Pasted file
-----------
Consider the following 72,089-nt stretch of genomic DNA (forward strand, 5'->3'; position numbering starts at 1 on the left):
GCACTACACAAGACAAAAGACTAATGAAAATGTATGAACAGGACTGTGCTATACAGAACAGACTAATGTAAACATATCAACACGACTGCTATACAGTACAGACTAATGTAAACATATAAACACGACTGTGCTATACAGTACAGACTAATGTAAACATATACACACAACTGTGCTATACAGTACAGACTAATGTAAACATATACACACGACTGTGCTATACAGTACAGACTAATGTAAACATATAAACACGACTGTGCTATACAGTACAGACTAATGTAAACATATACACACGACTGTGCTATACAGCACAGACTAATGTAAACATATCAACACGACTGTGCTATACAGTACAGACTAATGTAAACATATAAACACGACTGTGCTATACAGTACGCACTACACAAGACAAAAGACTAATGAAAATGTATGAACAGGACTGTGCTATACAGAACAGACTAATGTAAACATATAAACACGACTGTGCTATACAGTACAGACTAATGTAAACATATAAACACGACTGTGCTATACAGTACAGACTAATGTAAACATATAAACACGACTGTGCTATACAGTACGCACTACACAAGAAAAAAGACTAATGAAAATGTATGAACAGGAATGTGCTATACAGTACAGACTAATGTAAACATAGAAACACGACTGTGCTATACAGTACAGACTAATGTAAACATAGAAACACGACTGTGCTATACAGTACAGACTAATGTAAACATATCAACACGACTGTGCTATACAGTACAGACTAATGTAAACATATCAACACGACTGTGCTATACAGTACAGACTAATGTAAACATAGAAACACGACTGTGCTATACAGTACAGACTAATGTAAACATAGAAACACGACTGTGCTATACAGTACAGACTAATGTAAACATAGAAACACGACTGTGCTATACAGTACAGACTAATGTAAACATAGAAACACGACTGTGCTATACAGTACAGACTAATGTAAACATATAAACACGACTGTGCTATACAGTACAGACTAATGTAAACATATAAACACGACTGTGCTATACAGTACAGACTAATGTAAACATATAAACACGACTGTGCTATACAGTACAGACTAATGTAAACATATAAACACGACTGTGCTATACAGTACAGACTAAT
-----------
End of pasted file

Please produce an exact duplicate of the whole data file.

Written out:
Consider the following 72,089-nt stretch of genomic DNA (forward strand, 5'->3'; position numbering starts at 1 on the left):
GCACTACACAAGACAAAAGACTAATGAAAATGTATGAACAGGACTGTGCTATACAGAACAGACTAATGTAAACATATCAACACGACTGCTATACAGTACAGACTAATGTAAACATATAAACACGACTGTGCTATACAGTACAGACTAATGTAAACATATACACACAACTGTGCTATACAGTACAGACTAATGTAAACATATACACACGACTGTGCTATACAGTACAGACTAATGTAAACATATAAACACGACTGTGCTATACAGTACAGACTAATGTAAACATATACACACGACTGTGCTATACAGCACAGACTAATGTAAACATATCAACACGACTGTGCTATACAGTACAGACTAATGTAAACATATAAACACGACTGTGCTATACAGTACGCACTACACAAGACAAAAGACTAATGAAAATGTATGAACAGGACTGTGCTATACAGAACAGACTAATGTAAACATATAAACACGACTGTGCTATACAGTACAGACTAATGTAAACATATAAACACGACTGTGCTATACAGTACAGACTAATGTAAACATATAAACACGACTGTGCTATACAGTACGCACTACACAAGAAAAAAGACTAATGAAAATGTATGAACAGGAATGTGCTATACAGTACAGACTAATGTAAACATAGAAACACGACTGTGCTATACAGTACAGACTAATGTAAACATAGAAACACGACTGTGCTATACAGTACAGACTAATGTAAACATATCAACACGACTGTGCTATACAGTACAGACTAATGTAAACATATCAACACGACTGTGCTATACAGTACAGACTAATGTAAACATAGAAACACGACTGTGCTATACAGTACAGACTAATGTAAACATAGAAACACGACTGTGCTATACAGTACAGACTAATGTAAACATAGAAACACGACTGTGCTATACAGTACAGACTAATGTAAACATAGAAACACGACTGTGCTATACAGTACAGACTAATGTAAACATATAAACACGACTGTGCTATACAGTACAGACTAATGTAAACATATAAACACGACTGTGCTATACAGTACAGACTAATGTAAACATATAAACACGACTGTGCTATACAGTACAGACTAATGTAAACATATAAACACGACTGTGCTATACAGTACAGACTAAT